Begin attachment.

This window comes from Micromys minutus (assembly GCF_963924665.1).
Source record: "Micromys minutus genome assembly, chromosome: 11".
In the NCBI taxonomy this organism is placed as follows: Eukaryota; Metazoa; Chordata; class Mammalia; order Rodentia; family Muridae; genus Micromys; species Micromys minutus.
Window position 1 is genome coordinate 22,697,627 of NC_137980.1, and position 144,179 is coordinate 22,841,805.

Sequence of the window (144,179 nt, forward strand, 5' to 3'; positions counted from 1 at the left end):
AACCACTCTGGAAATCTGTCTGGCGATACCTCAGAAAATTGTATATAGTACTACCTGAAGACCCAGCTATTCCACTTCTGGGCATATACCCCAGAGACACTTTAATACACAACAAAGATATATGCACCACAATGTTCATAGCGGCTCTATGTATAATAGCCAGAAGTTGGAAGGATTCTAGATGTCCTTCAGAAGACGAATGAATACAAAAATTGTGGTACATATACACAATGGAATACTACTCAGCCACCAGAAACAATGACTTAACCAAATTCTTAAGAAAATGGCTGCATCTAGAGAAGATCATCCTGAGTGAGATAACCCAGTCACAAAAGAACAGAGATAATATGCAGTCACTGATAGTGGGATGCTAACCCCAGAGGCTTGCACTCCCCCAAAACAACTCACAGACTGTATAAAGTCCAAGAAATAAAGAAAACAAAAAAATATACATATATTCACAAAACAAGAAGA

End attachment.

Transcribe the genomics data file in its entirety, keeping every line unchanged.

This window comes from Micromys minutus (assembly GCF_963924665.1).
Source record: "Micromys minutus genome assembly, chromosome: 11".
In the NCBI taxonomy this organism is placed as follows: Eukaryota; Metazoa; Chordata; class Mammalia; order Rodentia; family Muridae; genus Micromys; species Micromys minutus.
Window position 1 is genome coordinate 22,697,627 of NC_137980.1, and position 144,179 is coordinate 22,841,805.

Sequence of the window (144,179 nt, forward strand, 5' to 3'; positions counted from 1 at the left end):
AACCACTCTGGAAATCTGTCTGGCGATACCTCAGAAAATTGTATATAGTACTACCTGAAGACCCAGCTATTCCACTTCTGGGCATATACCCCAGAGACACTTTAATACACAACAAAGATATATGCACCACAATGTTCATAGCGGCTCTATGTATAATAGCCAGAAGTTGGAAGGATTCTAGATGTCCTTCAGAAGACGAATGAATACAAAAATTGTGGTACATATACACAATGGAATACTACTCAGCCACCAGAAACAATGACTTAACCAAATTCTTAAGAAAATGGCTGCATCTAGAGAAGATCATCCTGAGTGAGATAACCCAGTCACAAAAGAACAGAGATAATATGCAGTCACTGATAGTGGGATGCTAACCCCAGAGGCTTGCACTCCCCCAAAACAACTCACAGACTGTATAAAGTCCAAGAAATAAAGAAAACAAAAAAATATACATATATTCACAAAACAAGAAGA